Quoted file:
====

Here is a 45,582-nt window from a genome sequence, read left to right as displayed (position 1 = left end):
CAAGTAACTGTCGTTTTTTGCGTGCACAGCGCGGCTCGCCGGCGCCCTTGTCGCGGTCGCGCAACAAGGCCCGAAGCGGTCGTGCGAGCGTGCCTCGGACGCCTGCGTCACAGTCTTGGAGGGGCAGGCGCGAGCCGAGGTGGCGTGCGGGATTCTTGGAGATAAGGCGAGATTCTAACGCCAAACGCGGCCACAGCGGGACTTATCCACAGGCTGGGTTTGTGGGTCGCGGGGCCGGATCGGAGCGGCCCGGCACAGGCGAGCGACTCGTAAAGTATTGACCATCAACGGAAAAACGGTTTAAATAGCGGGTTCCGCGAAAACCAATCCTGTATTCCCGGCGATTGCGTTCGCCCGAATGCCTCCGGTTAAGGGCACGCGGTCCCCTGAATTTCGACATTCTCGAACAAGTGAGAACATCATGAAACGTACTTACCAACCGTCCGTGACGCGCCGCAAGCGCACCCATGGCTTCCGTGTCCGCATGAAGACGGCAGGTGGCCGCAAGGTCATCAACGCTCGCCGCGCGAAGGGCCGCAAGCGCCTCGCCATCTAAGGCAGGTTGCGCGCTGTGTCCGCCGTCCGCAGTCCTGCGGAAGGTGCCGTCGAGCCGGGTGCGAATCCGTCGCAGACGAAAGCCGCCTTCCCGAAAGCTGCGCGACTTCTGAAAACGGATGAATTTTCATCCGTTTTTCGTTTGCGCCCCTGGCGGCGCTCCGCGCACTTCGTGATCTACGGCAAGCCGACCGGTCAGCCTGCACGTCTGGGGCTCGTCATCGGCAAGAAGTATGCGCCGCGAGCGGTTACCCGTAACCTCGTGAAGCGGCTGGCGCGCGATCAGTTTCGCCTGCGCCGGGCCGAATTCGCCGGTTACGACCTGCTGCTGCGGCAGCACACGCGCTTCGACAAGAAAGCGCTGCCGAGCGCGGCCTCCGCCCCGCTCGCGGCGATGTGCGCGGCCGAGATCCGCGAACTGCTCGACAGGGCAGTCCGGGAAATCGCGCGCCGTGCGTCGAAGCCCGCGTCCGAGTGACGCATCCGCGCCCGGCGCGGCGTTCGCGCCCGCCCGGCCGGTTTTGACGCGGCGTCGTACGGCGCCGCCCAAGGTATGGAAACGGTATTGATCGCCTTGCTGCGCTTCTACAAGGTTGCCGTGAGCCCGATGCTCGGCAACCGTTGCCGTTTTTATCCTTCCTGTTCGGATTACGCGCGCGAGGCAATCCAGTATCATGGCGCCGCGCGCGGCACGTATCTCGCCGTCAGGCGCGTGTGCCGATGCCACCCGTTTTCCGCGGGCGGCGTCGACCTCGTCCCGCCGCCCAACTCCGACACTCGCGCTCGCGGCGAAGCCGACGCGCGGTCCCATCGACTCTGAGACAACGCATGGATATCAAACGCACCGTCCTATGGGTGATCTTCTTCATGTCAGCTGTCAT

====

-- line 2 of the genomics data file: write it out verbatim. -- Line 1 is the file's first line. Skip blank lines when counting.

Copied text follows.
CAAGTAACTGTCGTTTTTTGCGTGCACAGCGCGGCTCGCCGGCGCCCTTGTCGCGGTCGCGCAACAAGGCCCGAAGCGGTCGTGCGAGCGTGCCTCGGACGCCTGCGTCACAGTCTTGGAGGGGCAGGCGCGAGCCGAGGTGGCGTGCGGGATTCTTGGAGATAAGGCGAGATTCTAACGCCAAACGCGGCCACAGCGGGACTTATCCACAGGCTGGGTTTGTGGGTCGCGGGGCCGGATCGGAGCGGCCCGGCACAGGCGAGCGACTCGTAAAGTATTGACCATCAACGGAAAAACGGTTTAAATAGCGGGTTCCGCGAAAACCAATCCTGTATTCCCGGCGATTGCGTTCGCCCGAATGCCTCCGGTTAAGGGCACGCGGTCCCCTGAATTTCGACATTCTCGAACAAGTGAGAACATCATGAAACGTACTTACCAACCGTCCGTGACGCGCCGCAAGCGCACCCATGGCTTCCGTGTCCGCATGAAGACGGCAGGTGGCCGCAAGGTCATCAACGCTCGCCGCGCGAAGGGCCGCAAGCGCCTCGCCATCTAAGGCAGGTTGCGCGCTGTGTCCGCCGTCCGCAGTCCTGCGGAAGGTGCCGTCGAGCCGGGTGCGAATCCGTCGCAGACGAAAGCCGCCTTCCCGAAAGCTGCGCGACTTCTGAAAACGGATGAATTTTCATCCGTTTTTCGTTTGCGCCCCTGGCGGCGCTCCGCGCACTTCGTGATCTACGGCAAGCCGACCGGTCAGCCTGCACGTCTGGGGCTCGTCATCGGCAAGAAGTATGCGCCGCGAGCGGTTACCCGTAACCTCGTGAAGCGGCTGGCGCGCGATCAGTTTCGCCTGCGCCGGGCCGAATTCGCCGGTTACGACCTGCTGCTGCGGCAGCACACGCGCTTCGACAAGAAAGCGCTGCCGAGCGCGGCCTCCGCCCCGCTCGCGGCGATGTGCGCGGCCGAGATCCGCGAACTGCTCGACAGGGCAGTCCGGGAAATCGCGCGCCGTGCGTCGAAGCCCGCGTCCGAGTGACGCATCCGCGCCCGGCGCGGCGTTCGCGCCCGCCCGGCCGGTTTTGACGCGGCGTCGTACGGCGCCGCCCAAGGTATGGAAACGGTATTGATCGCCTTGCTGCGCTTCTACAAGGTTGCCGTGAGCCCGATGCTCGGCAACCGTTGCCGTTTTTATCCTTCCTGTTCGGATTACGCGCGCGAGGCAATCCAGTATCATGGCGCCGCGCGCGGCACGTATCTCGCCGTCAGGCGCGTGTGCCGATGCCACCCGTTTTCCGCGGGCGGCGTCGACCTCGTCCCGCCGCCCAACTCCGACACTCGCGCTCGCGGCGAAGCCGACGCGCGGTCCCATCGACTCTGAGACAACGCATGGATATCAAACGCACCGTCCTATGGGTGATCTTCTTCATGTCAGCTGTCAT